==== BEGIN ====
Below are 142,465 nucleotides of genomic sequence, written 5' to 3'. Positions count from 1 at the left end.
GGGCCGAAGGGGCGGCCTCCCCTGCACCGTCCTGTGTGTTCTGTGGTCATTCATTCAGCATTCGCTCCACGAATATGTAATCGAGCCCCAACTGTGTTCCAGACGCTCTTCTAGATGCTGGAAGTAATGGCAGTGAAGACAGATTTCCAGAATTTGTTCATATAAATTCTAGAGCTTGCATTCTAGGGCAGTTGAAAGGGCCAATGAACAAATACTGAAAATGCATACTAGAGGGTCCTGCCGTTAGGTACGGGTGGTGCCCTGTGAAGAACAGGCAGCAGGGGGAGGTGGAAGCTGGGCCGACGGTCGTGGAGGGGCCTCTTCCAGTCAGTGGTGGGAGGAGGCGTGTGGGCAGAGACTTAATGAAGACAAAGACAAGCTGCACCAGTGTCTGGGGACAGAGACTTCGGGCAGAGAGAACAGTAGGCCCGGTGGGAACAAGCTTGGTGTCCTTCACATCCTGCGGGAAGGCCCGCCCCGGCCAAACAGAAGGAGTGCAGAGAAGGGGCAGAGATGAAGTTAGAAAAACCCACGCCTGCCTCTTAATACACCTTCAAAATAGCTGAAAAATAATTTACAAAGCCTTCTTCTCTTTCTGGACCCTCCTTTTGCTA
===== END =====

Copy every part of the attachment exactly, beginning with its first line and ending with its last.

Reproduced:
Below are 142,465 nucleotides of genomic sequence, written 5' to 3'. Positions count from 1 at the left end.
GGGCCGAAGGGGCGGCCTCCCCTGCACCGTCCTGTGTGTTCTGTGGTCATTCATTCAGCATTCGCTCCACGAATATGTAATCGAGCCCCAACTGTGTTCCAGACGCTCTTCTAGATGCTGGAAGTAATGGCAGTGAAGACAGATTTCCAGAATTTGTTCATATAAATTCTAGAGCTTGCATTCTAGGGCAGTTGAAAGGGCCAATGAACAAATACTGAAAATGCATACTAGAGGGTCCTGCCGTTAGGTACGGGTGGTGCCCTGTGAAGAACAGGCAGCAGGGGGAGGTGGAAGCTGGGCCGACGGTCGTGGAGGGGCCTCTTCCAGTCAGTGGTGGGAGGAGGCGTGTGGGCAGAGACTTAATGAAGACAAAGACAAGCTGCACCAGTGTCTGGGGACAGAGACTTCGGGCAGAGAGAACAGTAGGCCCGGTGGGAACAAGCTTGGTGTCCTTCACATCCTGCGGGAAGGCCCGCCCCGGCCAAACAGAAGGAGTGCAGAGAAGGGGCAGAGATGAAGTTAGAAAAACCCACGCCTGCCTCTTAATACACCTTCAAAATAGCTGAAAAATAATTTACAAAGCCTTCTTCTCTTTCTGGACCCTCCTTTTGCTA